In The Island Called Paradise, Philip D. Beidler shares his personal discovery of the vast, rich, and astonishing history of the island of Cuba and the interrelatedness of Cuba and the US.
Cuba first entered Beidler’s consciousness in the early 1960s when he watched with mesmerized anxiety the televised reports of the Cuban missile crisis, a conflict that reduced a multifaceted, centuries-old history between North America and Cuba to the stark duotones of Cold War politics. Fifty years later, when Beidler traveled to the US’s island neighbor, he found a Cuba unlike the nation portrayed in truculent political rhetoric or in the easy preconceptions of US popular culture. Instead he found an entrancing people and landscape with deep historical connections to the US and a dazzling culture that overwhelmed his creative spirit.
In twelve original essays, Beidler reintroduces to English-speaking readers many of the central figures, both real and literary, of Cuban and Cuban-American history. Meet Cecilia Valdés, the young mixed-race heroine of a 1839 novel that takes readers to the poor streets and sumptuous salons of Spanish colonial Cuba, and Narciso López, a real-life Venezuelan adventurer and filibustero who attempted to foment a Cuban uprising against Spain. Both would have been familiar figures to nineteenth-century Americans. Beidler also visits the twentieth-century lives of “the two Ernestos” (Ernest Hemingway and Che Guevara), and the pop-culture Cuban icon Ricky Ricardo.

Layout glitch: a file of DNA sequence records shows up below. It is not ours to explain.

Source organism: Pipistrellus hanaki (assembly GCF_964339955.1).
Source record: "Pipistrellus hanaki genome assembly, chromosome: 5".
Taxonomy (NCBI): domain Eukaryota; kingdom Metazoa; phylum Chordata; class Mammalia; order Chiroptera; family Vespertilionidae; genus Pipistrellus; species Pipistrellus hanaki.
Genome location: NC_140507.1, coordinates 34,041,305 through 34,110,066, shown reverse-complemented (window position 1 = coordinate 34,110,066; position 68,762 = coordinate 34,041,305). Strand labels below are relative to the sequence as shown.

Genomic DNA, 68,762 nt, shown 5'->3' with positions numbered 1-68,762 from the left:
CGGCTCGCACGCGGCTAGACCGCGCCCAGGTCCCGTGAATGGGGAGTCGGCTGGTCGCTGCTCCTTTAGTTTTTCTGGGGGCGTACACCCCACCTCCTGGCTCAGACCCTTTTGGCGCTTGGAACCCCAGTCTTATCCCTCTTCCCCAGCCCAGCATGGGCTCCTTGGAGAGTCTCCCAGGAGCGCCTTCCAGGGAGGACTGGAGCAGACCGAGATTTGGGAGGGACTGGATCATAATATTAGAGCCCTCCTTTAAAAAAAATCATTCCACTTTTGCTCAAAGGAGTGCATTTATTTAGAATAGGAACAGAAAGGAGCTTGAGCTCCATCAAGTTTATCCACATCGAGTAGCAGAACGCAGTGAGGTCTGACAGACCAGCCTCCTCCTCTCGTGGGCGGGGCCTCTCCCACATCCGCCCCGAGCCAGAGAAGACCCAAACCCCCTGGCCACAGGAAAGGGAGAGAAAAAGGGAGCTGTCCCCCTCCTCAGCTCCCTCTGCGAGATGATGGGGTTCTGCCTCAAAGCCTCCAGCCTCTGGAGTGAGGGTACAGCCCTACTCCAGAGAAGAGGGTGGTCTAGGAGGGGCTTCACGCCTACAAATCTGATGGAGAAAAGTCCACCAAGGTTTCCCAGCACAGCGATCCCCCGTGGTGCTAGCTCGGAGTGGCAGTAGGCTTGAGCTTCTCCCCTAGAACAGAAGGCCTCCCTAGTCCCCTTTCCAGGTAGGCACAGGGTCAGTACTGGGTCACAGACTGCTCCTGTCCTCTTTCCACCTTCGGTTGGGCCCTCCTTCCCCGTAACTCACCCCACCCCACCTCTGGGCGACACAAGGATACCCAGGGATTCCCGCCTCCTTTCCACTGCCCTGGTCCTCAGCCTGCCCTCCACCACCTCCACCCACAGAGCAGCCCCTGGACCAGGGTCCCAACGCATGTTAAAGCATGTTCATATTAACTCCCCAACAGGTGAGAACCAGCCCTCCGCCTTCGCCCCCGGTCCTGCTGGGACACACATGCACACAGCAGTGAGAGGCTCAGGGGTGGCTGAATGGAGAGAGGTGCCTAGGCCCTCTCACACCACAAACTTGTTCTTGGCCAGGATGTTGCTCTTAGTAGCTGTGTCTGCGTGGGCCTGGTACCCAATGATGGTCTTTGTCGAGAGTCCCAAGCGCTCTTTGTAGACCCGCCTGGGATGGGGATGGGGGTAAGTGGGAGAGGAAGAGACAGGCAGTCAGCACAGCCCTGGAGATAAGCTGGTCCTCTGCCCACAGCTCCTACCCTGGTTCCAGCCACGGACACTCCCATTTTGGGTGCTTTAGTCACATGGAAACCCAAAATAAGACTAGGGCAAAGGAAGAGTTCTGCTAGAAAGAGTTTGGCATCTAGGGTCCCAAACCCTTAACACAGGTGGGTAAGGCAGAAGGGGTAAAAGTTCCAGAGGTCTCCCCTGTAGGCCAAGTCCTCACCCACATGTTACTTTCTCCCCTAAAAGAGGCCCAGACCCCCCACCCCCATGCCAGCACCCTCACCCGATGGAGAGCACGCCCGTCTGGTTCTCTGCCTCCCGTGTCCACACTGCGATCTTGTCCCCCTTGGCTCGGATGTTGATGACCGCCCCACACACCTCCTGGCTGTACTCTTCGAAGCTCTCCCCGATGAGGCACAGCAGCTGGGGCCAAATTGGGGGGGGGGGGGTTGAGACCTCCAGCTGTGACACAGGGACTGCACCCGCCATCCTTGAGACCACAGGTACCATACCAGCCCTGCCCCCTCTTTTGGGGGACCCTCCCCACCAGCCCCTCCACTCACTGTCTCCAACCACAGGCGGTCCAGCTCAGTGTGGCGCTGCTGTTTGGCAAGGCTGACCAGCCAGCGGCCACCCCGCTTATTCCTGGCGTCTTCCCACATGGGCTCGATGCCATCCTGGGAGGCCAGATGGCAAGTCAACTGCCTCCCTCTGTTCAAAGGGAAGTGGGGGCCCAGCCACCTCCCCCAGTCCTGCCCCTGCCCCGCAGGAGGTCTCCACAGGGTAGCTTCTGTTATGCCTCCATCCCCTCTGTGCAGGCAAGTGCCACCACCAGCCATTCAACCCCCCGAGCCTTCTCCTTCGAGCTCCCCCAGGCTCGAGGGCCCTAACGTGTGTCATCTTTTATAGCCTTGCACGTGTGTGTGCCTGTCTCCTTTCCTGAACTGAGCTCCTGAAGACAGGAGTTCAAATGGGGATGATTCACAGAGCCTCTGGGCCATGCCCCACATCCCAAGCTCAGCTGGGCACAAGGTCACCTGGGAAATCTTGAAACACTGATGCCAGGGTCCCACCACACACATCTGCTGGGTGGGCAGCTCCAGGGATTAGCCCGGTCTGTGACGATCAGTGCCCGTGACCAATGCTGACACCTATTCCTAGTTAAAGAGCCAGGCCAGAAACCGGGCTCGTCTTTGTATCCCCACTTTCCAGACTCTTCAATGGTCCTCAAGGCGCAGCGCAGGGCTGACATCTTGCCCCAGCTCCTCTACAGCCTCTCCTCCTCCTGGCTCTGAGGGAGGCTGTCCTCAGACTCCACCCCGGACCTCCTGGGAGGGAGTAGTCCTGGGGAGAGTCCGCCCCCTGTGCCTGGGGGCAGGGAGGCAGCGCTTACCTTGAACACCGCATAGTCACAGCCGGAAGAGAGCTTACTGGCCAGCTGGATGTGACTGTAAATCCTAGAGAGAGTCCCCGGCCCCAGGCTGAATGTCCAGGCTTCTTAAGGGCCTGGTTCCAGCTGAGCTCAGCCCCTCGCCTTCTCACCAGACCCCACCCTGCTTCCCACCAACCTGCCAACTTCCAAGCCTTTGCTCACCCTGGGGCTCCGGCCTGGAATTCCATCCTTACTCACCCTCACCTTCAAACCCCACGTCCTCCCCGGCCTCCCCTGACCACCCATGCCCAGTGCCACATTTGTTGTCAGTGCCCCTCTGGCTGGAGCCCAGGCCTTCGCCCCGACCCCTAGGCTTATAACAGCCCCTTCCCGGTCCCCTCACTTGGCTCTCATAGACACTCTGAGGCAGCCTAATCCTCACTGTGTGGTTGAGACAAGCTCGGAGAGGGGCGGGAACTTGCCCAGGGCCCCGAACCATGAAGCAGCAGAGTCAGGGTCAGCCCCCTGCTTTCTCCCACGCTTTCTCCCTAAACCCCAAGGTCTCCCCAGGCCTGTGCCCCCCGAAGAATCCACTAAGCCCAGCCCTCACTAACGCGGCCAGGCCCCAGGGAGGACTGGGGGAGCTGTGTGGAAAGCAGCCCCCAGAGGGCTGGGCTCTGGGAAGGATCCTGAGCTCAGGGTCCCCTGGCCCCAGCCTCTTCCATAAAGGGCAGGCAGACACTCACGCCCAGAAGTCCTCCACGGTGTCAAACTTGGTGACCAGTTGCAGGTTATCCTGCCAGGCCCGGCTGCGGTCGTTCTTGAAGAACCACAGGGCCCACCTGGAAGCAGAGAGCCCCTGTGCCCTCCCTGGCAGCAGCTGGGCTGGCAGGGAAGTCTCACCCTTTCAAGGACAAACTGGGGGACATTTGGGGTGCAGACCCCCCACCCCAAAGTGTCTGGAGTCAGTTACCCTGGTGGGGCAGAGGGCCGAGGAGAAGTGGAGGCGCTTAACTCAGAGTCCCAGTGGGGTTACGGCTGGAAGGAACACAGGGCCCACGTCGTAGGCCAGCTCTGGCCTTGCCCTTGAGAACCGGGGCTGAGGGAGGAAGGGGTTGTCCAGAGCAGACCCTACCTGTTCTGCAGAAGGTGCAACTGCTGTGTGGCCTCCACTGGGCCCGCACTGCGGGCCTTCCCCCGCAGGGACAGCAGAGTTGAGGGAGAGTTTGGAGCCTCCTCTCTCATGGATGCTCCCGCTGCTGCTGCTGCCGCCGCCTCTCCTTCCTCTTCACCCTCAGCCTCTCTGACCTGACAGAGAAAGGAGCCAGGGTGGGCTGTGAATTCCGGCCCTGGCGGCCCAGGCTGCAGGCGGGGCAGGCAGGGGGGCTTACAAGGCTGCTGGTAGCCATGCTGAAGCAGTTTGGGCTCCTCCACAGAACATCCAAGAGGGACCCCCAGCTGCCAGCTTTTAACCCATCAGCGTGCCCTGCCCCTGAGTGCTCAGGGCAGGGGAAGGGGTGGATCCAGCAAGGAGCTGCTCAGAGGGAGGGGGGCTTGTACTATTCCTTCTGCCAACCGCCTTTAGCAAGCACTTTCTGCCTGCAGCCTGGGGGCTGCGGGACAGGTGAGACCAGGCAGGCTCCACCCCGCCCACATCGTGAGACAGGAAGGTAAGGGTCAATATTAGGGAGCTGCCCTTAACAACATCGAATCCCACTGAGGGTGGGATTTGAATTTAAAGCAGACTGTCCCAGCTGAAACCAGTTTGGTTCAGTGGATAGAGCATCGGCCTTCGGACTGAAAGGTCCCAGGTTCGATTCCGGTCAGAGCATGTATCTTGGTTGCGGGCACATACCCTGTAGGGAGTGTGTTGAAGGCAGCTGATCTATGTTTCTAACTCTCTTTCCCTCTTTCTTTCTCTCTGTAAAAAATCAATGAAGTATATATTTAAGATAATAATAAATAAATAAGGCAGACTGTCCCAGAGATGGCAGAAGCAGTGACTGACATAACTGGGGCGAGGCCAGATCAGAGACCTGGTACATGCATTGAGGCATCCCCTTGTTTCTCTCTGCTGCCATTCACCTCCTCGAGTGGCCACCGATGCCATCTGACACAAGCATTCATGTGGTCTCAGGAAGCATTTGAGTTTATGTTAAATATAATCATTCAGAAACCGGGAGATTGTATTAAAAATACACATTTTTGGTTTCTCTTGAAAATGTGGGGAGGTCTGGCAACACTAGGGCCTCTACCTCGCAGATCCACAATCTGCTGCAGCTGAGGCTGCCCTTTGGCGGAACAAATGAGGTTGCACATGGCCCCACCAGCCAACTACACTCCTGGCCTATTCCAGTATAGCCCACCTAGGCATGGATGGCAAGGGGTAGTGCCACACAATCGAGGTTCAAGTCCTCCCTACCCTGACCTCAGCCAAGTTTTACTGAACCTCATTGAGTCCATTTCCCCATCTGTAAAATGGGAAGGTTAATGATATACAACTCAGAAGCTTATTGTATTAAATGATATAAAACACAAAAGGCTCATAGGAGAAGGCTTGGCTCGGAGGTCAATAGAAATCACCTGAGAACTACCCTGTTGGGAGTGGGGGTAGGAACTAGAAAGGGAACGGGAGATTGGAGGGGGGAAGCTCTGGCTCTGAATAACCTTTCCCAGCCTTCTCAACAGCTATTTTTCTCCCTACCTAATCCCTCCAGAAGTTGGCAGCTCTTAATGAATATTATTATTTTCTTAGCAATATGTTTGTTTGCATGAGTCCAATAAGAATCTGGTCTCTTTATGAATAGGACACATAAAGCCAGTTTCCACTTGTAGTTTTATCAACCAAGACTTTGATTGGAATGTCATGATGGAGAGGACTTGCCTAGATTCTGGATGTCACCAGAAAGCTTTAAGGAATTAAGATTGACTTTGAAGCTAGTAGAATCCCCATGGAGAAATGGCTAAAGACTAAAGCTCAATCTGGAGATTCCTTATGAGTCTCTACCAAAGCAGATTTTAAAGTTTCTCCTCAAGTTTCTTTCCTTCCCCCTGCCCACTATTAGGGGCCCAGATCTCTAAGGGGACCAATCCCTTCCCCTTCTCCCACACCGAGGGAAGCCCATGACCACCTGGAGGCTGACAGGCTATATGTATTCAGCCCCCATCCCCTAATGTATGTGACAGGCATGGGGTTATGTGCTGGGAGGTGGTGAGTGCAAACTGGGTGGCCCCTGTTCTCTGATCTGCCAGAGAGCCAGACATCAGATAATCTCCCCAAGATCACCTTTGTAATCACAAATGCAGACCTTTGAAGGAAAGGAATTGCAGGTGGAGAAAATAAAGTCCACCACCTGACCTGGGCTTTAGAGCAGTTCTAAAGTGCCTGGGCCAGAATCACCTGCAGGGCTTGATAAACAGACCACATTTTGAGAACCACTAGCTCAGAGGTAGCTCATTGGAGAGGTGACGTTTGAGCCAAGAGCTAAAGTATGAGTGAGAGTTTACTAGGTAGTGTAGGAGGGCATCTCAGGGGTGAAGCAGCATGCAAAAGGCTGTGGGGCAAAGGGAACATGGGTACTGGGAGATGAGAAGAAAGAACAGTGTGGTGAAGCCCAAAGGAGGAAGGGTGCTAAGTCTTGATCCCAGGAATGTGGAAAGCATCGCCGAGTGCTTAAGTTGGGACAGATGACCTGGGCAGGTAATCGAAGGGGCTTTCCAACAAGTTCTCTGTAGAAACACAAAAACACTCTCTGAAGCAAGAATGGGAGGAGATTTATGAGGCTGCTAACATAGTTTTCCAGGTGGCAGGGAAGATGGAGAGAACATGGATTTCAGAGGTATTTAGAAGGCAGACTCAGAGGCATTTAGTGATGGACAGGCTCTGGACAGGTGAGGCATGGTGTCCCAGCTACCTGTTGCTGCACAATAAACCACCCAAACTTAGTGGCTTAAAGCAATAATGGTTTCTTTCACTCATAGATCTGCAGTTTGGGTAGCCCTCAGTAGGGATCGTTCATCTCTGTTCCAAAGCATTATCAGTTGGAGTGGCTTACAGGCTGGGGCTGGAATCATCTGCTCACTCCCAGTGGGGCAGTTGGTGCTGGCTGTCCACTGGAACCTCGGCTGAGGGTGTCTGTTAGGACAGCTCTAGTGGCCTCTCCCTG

A country not with one history but multiple layers of history, Cuba becomes a fertile island for Beidler’s exploration. Art, he argues, perpetually crosses walls erected by politics, history, and nationality. At its core, The Island Called Paradise renews and refreshes our knowledge of an older Atlantic world even as we begin to envision a future in which the old bonds between our nations may be restored.
Introduction: Cuba and the Imagination
1. Romancing Cecilia Valdés
2. Un Militar Español de Origen Venezolano
3. Mambises in Whiteface
4. The Ghost of Walker Evans
5. Ignacio Piñeiro, George Gershwin, and the Schillinger System
6. The Secret Life of Ricky Ricardo
7. Good Neighbor Batista
8. The Two Ernestos
9. Steverino in Gangsterland
10. Why No One in Havana Speaks of Graham Greene
11. Inspector Renko on the Malecón
12. The Example of Yoani Sanchez
Conclusion: The Autumn of the Comandante
Source Notes and Reading Suggestions
“What do we think about when we think about Cuba? The challenge Philip D. Beidler faces in answering this question is a major one. On the one hand, Christopher Columbus described it as a paradise. On the other, American policy has made it a forbidden land for the past fifty years. At best we have fantasies of Papa Hemingway and Che Guevara, their nicknames marking these “two Ernestos” as trademark brands demanding the scrutiny Beidler supplies. In The Island Called Paradise, we learn that the country’s iconography is even more extensive and complex, reaching back over two hundred years in fiction and even farther in national legend, all of which Beidler considers with the depth true cultural portraiture demands. From Teddy Roosevelt’s Rough Riders and any number of flamboyant filibuster adventurers to television star Desi Arnaz and novelist Graham Greene, Beidler draws insights worthy enough to make him our man in Havana.”
—Jerome Klinkowitz, author of Kurt Vonnegut’s America and Frank Lloyd Wright and His Manner of Thought